“Commonly used disdrometers tend not to accurately measure concentrations of very small drops in the raindrop size distribution (DSD), either through truncation of the DSD at the small-drop end or because of large uncertainties on these measurements. Recent studies have shown that, as a result of these inaccuracies, many if not most ground-based disdrometers do not capture the ‘drizzle mode’ of precipitation, which consists of large concentrations of small drops and is often separated from the main part of the DSD by a shoulder region.”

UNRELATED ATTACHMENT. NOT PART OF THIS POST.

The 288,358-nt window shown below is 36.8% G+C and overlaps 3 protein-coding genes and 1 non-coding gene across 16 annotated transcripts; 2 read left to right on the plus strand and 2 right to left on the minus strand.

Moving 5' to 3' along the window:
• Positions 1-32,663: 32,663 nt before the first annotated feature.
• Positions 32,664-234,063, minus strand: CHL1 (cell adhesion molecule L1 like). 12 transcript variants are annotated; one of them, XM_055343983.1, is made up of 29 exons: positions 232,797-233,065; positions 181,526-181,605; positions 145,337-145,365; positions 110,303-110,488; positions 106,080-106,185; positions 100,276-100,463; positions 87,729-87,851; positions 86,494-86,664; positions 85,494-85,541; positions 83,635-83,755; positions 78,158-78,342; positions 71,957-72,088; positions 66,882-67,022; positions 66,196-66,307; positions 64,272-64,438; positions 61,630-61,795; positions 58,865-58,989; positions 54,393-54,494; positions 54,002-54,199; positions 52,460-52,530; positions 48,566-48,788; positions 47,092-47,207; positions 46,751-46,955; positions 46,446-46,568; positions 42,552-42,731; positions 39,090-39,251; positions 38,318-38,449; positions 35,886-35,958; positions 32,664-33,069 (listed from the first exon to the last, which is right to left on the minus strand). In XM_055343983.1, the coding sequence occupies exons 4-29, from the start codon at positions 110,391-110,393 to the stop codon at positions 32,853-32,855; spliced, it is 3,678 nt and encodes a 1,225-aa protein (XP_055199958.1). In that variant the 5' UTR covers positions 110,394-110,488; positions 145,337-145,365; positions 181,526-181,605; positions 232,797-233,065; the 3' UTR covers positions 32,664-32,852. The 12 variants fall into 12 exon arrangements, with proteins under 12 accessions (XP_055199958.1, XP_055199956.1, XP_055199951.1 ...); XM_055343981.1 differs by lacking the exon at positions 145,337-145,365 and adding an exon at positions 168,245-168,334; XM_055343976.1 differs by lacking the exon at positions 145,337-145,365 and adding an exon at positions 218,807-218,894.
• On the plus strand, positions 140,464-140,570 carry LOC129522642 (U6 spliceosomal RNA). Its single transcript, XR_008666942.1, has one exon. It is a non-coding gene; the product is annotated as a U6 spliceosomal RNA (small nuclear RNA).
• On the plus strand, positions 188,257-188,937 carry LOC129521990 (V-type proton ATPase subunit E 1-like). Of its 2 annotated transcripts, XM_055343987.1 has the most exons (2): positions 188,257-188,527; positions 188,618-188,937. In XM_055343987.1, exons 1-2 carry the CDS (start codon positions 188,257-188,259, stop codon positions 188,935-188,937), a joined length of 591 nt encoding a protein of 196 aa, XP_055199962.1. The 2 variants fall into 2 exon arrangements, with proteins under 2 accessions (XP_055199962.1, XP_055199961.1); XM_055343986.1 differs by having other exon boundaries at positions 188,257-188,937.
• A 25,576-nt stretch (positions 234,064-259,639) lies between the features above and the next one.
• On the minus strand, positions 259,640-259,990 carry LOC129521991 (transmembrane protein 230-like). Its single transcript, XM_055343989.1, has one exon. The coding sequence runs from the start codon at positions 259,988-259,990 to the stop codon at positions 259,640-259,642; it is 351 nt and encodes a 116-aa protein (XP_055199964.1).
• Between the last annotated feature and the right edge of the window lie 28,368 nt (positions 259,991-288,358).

– explains a report in the Journal of Applied Meteorology and Climatology, Jan. 2019. The authors propose a solution to such problems :
“We present a technique for reconstructing the drizzle mode of the DSD from ‘incomplete’ measurements in which the drizzle mode is not present.”
See: Reconstructing the Drizzle Mode of the Raindrop Size Distribution Using Double-Moment Normalization, Journal of Applied Meteorology and Climatology, Jan. 2019
Note: If the water droplet size is below 20 micrometers (or so) it’s not drizzle, it’s fog. [Ref : Pruppacher H., Klett J. (2010) Microstructure of Atmospheric Clouds and Precipitation. In: Microphysics of Clouds and Precipitation. Atmospheric and Oceanographic Sciences Library, vol 18.]
BONUS: The internationally recognized symbols for drizzle(s) can be found here.
Photo: Courtesy Wikipedia
Research research: Martin Gardiner